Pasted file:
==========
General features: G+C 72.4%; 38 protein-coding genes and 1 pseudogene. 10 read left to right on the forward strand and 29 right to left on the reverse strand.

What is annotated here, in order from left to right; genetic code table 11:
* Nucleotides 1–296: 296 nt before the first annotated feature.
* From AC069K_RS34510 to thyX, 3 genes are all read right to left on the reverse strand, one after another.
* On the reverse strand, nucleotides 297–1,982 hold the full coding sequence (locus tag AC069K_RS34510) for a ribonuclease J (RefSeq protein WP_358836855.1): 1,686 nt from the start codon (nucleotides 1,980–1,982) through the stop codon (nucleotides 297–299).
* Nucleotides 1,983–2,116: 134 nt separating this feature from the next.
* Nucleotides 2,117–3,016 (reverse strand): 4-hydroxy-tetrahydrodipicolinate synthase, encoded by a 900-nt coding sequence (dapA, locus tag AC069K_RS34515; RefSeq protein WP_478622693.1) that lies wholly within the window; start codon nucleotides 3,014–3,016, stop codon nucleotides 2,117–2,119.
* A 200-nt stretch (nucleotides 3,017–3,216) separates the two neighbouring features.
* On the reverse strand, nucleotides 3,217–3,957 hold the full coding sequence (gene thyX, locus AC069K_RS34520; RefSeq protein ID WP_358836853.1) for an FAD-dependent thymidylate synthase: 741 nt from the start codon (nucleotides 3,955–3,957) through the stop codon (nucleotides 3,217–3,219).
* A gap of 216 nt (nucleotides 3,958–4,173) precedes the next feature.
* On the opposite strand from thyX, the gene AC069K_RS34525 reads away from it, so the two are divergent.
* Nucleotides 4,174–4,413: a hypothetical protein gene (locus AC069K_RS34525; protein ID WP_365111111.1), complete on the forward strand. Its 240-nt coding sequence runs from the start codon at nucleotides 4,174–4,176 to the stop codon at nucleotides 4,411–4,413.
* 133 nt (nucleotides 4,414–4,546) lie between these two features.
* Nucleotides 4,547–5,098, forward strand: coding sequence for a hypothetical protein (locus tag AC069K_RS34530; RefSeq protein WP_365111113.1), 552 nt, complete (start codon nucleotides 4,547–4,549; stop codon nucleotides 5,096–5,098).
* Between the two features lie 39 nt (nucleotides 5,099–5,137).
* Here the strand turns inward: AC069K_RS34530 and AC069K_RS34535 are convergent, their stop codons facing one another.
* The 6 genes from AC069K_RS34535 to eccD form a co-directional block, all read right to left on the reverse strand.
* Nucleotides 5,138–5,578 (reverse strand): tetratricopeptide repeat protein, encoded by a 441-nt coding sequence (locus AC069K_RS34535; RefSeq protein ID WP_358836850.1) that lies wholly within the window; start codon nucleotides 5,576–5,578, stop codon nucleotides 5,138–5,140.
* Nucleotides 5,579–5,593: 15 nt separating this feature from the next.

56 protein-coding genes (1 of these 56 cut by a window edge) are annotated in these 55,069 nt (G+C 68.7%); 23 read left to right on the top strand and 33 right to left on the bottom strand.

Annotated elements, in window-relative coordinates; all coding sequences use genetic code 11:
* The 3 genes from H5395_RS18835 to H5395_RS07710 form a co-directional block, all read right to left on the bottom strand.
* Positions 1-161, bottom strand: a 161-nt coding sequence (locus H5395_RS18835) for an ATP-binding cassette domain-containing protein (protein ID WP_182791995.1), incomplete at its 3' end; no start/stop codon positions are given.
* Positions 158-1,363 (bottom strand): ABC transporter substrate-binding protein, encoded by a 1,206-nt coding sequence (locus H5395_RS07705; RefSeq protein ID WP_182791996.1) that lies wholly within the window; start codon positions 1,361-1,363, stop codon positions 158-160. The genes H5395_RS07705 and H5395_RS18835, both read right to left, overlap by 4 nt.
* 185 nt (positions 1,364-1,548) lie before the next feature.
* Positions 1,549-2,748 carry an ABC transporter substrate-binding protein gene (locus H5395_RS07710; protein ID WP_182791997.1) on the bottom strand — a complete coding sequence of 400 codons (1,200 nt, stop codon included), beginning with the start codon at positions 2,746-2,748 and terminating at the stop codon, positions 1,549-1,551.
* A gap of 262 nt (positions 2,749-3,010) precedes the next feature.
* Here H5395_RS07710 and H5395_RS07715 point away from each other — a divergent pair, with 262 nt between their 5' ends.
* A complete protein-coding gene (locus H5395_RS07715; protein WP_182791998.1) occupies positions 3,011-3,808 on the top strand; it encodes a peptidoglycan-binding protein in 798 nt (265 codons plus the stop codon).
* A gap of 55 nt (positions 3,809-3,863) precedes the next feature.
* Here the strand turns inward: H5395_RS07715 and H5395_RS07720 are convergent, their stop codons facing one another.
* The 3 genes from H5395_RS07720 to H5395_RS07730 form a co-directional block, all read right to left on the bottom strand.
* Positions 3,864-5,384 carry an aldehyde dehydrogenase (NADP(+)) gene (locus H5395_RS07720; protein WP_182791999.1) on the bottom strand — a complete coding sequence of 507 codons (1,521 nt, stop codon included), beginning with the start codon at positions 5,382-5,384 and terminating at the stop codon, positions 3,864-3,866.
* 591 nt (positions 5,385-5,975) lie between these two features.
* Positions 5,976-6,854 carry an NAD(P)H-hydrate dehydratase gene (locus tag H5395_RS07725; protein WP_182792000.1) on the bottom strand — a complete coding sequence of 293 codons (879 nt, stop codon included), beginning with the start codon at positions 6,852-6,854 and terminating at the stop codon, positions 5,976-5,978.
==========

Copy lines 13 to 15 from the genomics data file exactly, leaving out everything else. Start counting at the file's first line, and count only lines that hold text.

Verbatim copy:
* 133 nt (nucleotides 4,414–4,546) lie between these two features.
* Nucleotides 4,547–5,098, forward strand: coding sequence for a hypothetical protein (locus tag AC069K_RS34530; RefSeq protein WP_365111113.1), 552 nt, complete (start codon nucleotides 4,547–4,549; stop codon nucleotides 5,096–5,098).
* Between the two features lie 39 nt (nucleotides 5,099–5,137).